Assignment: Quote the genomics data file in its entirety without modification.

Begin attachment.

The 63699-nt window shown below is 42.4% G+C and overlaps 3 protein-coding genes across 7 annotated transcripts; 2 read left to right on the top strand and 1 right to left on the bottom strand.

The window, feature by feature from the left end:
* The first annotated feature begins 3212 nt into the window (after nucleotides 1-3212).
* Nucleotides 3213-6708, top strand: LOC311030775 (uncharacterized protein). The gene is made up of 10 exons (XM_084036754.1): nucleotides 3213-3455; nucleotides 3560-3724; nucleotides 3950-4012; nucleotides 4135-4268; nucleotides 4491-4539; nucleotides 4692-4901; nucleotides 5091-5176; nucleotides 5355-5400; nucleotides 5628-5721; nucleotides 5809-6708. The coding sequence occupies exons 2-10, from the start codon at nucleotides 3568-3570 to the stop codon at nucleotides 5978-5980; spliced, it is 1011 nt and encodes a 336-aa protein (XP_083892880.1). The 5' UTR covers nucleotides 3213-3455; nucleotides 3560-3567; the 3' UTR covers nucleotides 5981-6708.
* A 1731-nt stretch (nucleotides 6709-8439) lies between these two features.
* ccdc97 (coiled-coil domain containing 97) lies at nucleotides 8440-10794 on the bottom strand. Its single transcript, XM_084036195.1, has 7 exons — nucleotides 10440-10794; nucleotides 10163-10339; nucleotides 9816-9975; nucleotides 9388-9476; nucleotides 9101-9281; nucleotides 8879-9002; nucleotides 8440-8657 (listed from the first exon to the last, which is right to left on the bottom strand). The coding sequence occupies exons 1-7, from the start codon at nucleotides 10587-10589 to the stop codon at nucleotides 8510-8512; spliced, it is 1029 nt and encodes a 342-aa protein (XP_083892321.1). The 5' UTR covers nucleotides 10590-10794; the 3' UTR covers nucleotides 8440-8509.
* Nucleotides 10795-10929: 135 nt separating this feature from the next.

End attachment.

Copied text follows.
The 63699-nt window shown below is 42.4% G+C and overlaps 3 protein-coding genes across 7 annotated transcripts; 2 read left to right on the top strand and 1 right to left on the bottom strand.

The window, feature by feature from the left end:
* The first annotated feature begins 3212 nt into the window (after nucleotides 1-3212).
* Nucleotides 3213-6708, top strand: LOC311030775 (uncharacterized protein). The gene is made up of 10 exons (XM_084036754.1): nucleotides 3213-3455; nucleotides 3560-3724; nucleotides 3950-4012; nucleotides 4135-4268; nucleotides 4491-4539; nucleotides 4692-4901; nucleotides 5091-5176; nucleotides 5355-5400; nucleotides 5628-5721; nucleotides 5809-6708. The coding sequence occupies exons 2-10, from the start codon at nucleotides 3568-3570 to the stop codon at nucleotides 5978-5980; spliced, it is 1011 nt and encodes a 336-aa protein (XP_083892880.1). The 5' UTR covers nucleotides 3213-3455; nucleotides 3560-3567; the 3' UTR covers nucleotides 5981-6708.
* A 1731-nt stretch (nucleotides 6709-8439) lies between these two features.
* ccdc97 (coiled-coil domain containing 97) lies at nucleotides 8440-10794 on the bottom strand. Its single transcript, XM_084036195.1, has 7 exons — nucleotides 10440-10794; nucleotides 10163-10339; nucleotides 9816-9975; nucleotides 9388-9476; nucleotides 9101-9281; nucleotides 8879-9002; nucleotides 8440-8657 (listed from the first exon to the last, which is right to left on the bottom strand). The coding sequence occupies exons 1-7, from the start codon at nucleotides 10587-10589 to the stop codon at nucleotides 8510-8512; spliced, it is 1029 nt and encodes a 342-aa protein (XP_083892321.1). The 5' UTR covers nucleotides 10590-10794; the 3' UTR covers nucleotides 8440-8509.
* Nucleotides 10795-10929: 135 nt separating this feature from the next.